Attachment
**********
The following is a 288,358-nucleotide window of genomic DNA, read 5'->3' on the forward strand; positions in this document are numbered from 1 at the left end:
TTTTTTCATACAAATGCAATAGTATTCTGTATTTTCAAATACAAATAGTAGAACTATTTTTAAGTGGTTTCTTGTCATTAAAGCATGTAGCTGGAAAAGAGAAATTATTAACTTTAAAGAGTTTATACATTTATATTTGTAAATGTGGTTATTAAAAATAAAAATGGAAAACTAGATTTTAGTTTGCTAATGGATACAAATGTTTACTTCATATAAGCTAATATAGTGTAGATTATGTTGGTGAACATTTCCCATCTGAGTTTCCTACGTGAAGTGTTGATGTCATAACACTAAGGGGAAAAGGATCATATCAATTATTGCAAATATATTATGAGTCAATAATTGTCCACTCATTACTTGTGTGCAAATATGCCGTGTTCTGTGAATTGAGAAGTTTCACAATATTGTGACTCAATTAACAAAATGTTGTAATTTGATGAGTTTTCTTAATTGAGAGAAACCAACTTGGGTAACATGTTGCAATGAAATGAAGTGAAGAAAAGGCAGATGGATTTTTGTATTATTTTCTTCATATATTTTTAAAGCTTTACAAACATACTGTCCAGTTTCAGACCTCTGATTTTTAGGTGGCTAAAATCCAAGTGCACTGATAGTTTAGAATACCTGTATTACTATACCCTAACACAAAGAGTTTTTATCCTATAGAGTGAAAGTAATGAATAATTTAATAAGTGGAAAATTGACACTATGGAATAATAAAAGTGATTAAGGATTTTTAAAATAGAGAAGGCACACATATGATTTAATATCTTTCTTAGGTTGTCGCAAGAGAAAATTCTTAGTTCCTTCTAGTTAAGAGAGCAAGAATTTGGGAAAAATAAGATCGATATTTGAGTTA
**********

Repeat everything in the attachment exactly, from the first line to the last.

The following is a 288,358-nucleotide window of genomic DNA, read 5'->3' on the forward strand; positions in this document are numbered from 1 at the left end:
TTTTTTCATACAAATGCAATAGTATTCTGTATTTTCAAATACAAATAGTAGAACTATTTTTAAGTGGTTTCTTGTCATTAAAGCATGTAGCTGGAAAAGAGAAATTATTAACTTTAAAGAGTTTATACATTTATATTTGTAAATGTGGTTATTAAAAATAAAAATGGAAAACTAGATTTTAGTTTGCTAATGGATACAAATGTTTACTTCATATAAGCTAATATAGTGTAGATTATGTTGGTGAACATTTCCCATCTGAGTTTCCTACGTGAAGTGTTGATGTCATAACACTAAGGGGAAAAGGATCATATCAATTATTGCAAATATATTATGAGTCAATAATTGTCCACTCATTACTTGTGTGCAAATATGCCGTGTTCTGTGAATTGAGAAGTTTCACAATATTGTGACTCAATTAACAAAATGTTGTAATTTGATGAGTTTTCTTAATTGAGAGAAACCAACTTGGGTAACATGTTGCAATGAAATGAAGTGAAGAAAAGGCAGATGGATTTTTGTATTATTTTCTTCATATATTTTTAAAGCTTTACAAACATACTGTCCAGTTTCAGACCTCTGATTTTTAGGTGGCTAAAATCCAAGTGCACTGATAGTTTAGAATACCTGTATTACTATACCCTAACACAAAGAGTTTTTATCCTATAGAGTGAAAGTAATGAATAATTTAATAAGTGGAAAATTGACACTATGGAATAATAAAAGTGATTAAGGATTTTTAAAATAGAGAAGGCACACATATGATTTAATATCTTTCTTAGGTTGTCGCAAGAGAAAATTCTTAGTTCCTTCTAGTTAAGAGAGCAAGAATTTGGGAAAAATAAGATCGATATTTGAGTTA